The 1924 ban on immigration produced unusually well-defined generational groups within the Japanese-American community. The Issei were exclusively those who had immigrated before 1924; some desired to return to their homeland. Because no new immigration was permitted, all Japanese Americans born after 1924 were, by definition, born in the U.S. and automatically U.S. citizens. This Nisei generation were a distinct cohort from their parents. In addition to the usual generational differences, Issei men had been typically ten to fifteen years older than their wives, making them significantly older than the younger children of their often large families.[28] U.S. law prohibited Japanese immigrants from becoming naturalized citizens, making them dependent on their children to rent or purchase property. Communication between English-speaking children and parents who spoke mostly or completely in Japanese was often difficult. A significant number of older Nisei, many of whom were born prior to the immigration ban, had married and already started families of their own by the time the US joined World War II.[30]

Despite racist legislation that prevented Issei from becoming naturalized citizens (and therefore from owning property, voting, or running for political office), these Japanese immigrants established communities in their new hometowns. Japanese Americans contributed to the agriculture of California and other Western states, by introducing irrigation methods that enabled the cultivation of fruits, vegetables, and flowers on previously inhospitable land.[31] In both rural and urban areas, kenjinkai, community groups for immigrants from the same Japanese prefecture, and fujinkai, Buddhist women's associations, organized community events and charitable work, provided loans and financial assistance, and built Japanese language schools for their children. Excluded from setting up shop in white neighborhoods, nikkei-owned small businesses thrived in the Nihonmachi, or Japantowns of urban centers such as Los Angeles, San Francisco, and Seattle.[citation needed]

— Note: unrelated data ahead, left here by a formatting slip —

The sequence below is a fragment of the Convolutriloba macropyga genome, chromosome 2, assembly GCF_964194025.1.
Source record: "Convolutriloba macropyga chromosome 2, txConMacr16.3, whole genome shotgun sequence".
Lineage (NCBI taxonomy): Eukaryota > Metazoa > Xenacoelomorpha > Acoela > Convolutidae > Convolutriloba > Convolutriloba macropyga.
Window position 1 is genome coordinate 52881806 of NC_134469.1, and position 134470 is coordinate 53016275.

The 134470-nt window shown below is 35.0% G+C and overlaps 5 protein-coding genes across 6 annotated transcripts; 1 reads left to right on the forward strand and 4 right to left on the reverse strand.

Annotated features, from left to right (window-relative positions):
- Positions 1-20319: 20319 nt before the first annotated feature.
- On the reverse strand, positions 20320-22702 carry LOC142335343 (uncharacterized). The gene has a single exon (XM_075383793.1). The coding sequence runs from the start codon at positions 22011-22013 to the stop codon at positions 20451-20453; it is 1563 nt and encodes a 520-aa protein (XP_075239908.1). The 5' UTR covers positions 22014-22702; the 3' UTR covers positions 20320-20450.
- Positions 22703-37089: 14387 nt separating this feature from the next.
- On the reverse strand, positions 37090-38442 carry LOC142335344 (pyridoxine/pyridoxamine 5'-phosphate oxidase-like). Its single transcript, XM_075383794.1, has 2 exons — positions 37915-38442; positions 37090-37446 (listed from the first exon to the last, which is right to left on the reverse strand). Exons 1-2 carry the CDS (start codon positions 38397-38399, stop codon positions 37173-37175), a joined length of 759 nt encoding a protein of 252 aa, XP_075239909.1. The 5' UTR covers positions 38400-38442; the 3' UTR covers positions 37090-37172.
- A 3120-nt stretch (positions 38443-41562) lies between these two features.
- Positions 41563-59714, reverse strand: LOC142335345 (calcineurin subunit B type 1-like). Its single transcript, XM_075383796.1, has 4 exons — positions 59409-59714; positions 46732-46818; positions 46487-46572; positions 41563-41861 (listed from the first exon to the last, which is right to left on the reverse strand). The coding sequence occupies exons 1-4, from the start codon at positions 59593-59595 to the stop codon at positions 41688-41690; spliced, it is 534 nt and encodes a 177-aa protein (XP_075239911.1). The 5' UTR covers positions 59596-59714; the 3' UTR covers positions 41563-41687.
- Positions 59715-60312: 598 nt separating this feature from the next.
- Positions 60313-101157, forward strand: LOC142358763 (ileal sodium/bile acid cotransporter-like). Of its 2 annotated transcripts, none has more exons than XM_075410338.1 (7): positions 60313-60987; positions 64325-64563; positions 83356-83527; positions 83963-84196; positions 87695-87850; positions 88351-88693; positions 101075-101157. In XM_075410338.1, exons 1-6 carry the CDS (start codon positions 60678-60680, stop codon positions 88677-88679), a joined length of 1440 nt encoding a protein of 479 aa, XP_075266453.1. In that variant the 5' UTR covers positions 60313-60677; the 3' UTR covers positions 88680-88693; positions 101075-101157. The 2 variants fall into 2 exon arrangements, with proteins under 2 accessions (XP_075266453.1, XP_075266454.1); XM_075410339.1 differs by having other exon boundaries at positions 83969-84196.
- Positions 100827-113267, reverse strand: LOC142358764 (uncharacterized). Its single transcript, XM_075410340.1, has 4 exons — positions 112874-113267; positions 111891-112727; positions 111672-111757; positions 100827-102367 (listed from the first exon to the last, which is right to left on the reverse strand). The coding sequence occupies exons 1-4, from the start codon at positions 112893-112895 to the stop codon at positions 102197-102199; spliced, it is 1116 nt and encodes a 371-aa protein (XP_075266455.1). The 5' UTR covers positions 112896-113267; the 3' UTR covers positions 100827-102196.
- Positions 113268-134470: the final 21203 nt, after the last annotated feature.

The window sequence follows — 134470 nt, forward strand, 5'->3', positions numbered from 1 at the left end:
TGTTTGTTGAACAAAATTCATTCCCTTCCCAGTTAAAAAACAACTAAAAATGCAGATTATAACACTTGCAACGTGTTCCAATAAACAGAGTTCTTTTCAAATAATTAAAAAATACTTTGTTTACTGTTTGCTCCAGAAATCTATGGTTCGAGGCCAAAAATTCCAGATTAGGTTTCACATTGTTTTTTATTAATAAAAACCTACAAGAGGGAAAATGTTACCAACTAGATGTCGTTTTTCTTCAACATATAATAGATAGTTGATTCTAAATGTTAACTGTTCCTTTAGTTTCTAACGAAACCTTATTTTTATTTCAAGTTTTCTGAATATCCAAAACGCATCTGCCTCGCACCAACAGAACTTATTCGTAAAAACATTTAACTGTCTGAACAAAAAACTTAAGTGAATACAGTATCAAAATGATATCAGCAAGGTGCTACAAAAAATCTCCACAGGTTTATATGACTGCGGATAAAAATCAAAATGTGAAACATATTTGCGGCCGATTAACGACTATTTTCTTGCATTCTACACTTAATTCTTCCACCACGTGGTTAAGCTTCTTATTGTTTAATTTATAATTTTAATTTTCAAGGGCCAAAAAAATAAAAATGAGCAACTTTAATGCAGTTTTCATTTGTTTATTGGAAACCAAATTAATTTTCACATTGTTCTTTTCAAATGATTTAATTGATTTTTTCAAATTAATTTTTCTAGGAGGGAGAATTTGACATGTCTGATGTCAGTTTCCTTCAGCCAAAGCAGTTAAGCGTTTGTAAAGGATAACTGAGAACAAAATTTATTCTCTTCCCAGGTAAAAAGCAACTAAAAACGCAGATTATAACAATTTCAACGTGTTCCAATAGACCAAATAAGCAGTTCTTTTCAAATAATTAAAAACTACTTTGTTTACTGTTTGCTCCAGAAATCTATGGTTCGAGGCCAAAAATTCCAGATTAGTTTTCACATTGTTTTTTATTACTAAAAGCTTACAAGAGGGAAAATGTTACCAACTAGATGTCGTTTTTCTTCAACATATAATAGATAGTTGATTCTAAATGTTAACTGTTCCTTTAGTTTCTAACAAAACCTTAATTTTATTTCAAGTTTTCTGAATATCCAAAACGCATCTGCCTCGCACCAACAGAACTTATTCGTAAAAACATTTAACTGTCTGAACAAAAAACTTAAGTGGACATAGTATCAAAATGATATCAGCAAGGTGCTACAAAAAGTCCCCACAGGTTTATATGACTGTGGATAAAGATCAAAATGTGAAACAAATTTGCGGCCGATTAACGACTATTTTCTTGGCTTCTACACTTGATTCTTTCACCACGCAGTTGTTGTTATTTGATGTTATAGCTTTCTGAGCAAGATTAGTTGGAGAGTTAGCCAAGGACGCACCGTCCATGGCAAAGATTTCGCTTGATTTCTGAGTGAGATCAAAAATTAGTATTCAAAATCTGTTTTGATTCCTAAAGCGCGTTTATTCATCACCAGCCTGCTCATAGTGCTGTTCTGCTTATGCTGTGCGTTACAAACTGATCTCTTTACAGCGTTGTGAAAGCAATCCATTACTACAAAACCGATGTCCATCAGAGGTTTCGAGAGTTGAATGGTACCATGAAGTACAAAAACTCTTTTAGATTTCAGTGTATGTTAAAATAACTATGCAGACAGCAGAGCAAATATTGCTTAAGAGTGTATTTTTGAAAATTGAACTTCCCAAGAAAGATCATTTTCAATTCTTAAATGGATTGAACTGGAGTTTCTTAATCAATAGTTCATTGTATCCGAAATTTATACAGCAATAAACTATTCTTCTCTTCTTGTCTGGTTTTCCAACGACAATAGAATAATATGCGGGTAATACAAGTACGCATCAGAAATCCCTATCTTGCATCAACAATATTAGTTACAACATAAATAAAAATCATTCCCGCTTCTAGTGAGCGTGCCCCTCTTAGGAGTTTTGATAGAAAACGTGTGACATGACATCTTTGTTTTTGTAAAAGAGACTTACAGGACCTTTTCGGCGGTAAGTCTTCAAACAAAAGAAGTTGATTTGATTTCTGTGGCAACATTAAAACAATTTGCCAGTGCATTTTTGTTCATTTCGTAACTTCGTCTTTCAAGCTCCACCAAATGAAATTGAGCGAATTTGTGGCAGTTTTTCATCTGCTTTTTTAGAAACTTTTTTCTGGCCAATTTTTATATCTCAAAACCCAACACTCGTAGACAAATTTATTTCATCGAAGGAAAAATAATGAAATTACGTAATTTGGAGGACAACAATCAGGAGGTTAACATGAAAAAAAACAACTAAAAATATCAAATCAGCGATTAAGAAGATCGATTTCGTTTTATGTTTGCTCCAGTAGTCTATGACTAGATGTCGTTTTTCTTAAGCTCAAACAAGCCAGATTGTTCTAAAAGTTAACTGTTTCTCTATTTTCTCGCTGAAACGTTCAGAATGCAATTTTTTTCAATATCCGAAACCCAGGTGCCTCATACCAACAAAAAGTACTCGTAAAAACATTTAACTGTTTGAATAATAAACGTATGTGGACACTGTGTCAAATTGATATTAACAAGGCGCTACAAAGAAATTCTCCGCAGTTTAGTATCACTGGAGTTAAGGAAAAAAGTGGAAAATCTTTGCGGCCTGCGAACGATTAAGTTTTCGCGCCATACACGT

In the 1930s the Office of Naval Intelligence (ONI), concerned by Imperial Japan's rising military power in Asia, began conducting surveillance on Japanese-American communities in Hawaii. From 1936, at the behest of President Roosevelt, the ONI began compiling a "special list of those who would be the first to be placed in a concentration camp in the event of trouble" between Japan and the United States. In 1939, again by order of the President, the ONI, Military Intelligence Division, and FBI began working together to compile a larger Custodial Detention Index.[32] Early in 1941, Roosevelt commissioned Curtis Munson to conduct an investigation on Japanese Americans living on the West Coast and in Hawaii. After working with FBI and ONI officials and interviewing Japanese Americans and those familiar with them, Munson determined that the "Japanese problem" was nonexistent. His final report to the President, submitted November 7, 1941, "certified a remarkable, even extraordinary degree of loyalty among this generally suspect ethnic group."[33] A subsequent report by Kenneth Ringle, delivered to the President in January 1942, also found little evidence to support claims of Japanese-American disloyalty and argued against mass incarceration.[34]